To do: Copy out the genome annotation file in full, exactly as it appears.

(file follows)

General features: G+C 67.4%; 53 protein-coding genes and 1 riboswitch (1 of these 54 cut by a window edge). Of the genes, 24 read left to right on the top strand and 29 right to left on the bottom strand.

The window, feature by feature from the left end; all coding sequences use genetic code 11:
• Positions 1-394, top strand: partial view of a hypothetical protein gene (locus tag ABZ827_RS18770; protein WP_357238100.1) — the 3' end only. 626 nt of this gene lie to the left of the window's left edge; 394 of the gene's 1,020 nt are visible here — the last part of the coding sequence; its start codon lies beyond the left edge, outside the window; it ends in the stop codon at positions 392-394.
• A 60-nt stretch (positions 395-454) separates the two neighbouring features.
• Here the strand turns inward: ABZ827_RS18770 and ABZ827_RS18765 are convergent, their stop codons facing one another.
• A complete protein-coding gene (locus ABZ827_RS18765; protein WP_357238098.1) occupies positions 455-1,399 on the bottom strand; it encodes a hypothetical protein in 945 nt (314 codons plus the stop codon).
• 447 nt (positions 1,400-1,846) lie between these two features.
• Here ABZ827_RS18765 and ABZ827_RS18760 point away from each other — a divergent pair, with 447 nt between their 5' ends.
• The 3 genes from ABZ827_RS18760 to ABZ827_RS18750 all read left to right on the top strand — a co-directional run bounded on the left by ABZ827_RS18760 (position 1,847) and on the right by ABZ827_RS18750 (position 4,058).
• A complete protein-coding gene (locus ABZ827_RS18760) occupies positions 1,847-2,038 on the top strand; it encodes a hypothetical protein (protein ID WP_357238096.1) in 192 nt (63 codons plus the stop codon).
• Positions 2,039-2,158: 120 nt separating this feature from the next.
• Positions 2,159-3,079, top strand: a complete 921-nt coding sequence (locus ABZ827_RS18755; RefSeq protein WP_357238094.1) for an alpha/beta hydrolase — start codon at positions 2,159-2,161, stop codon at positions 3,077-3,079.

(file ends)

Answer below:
General features: G+C 67.4%; 53 protein-coding genes and 1 riboswitch (1 of these 54 cut by a window edge). Of the genes, 24 read left to right on the top strand and 29 right to left on the bottom strand.

The window, feature by feature from the left end; all coding sequences use genetic code 11:
• Positions 1-394, top strand: partial view of a hypothetical protein gene (locus tag ABZ827_RS18770; protein WP_357238100.1) — the 3' end only. 626 nt of this gene lie to the left of the window's left edge; 394 of the gene's 1,020 nt are visible here — the last part of the coding sequence; its start codon lies beyond the left edge, outside the window; it ends in the stop codon at positions 392-394.
• A 60-nt stretch (positions 395-454) separates the two neighbouring features.
• Here the strand turns inward: ABZ827_RS18770 and ABZ827_RS18765 are convergent, their stop codons facing one another.
• A complete protein-coding gene (locus ABZ827_RS18765; protein WP_357238098.1) occupies positions 455-1,399 on the bottom strand; it encodes a hypothetical protein in 945 nt (314 codons plus the stop codon).
• 447 nt (positions 1,400-1,846) lie between these two features.
• Here ABZ827_RS18765 and ABZ827_RS18760 point away from each other — a divergent pair, with 447 nt between their 5' ends.
• The 3 genes from ABZ827_RS18760 to ABZ827_RS18750 all read left to right on the top strand — a co-directional run bounded on the left by ABZ827_RS18760 (position 1,847) and on the right by ABZ827_RS18750 (position 4,058).
• A complete protein-coding gene (locus ABZ827_RS18760) occupies positions 1,847-2,038 on the top strand; it encodes a hypothetical protein (protein ID WP_357238096.1) in 192 nt (63 codons plus the stop codon).
• Positions 2,039-2,158: 120 nt separating this feature from the next.
• Positions 2,159-3,079, top strand: a complete 921-nt coding sequence (locus ABZ827_RS18755; RefSeq protein WP_357238094.1) for an alpha/beta hydrolase — start codon at positions 2,159-2,161, stop codon at positions 3,077-3,079.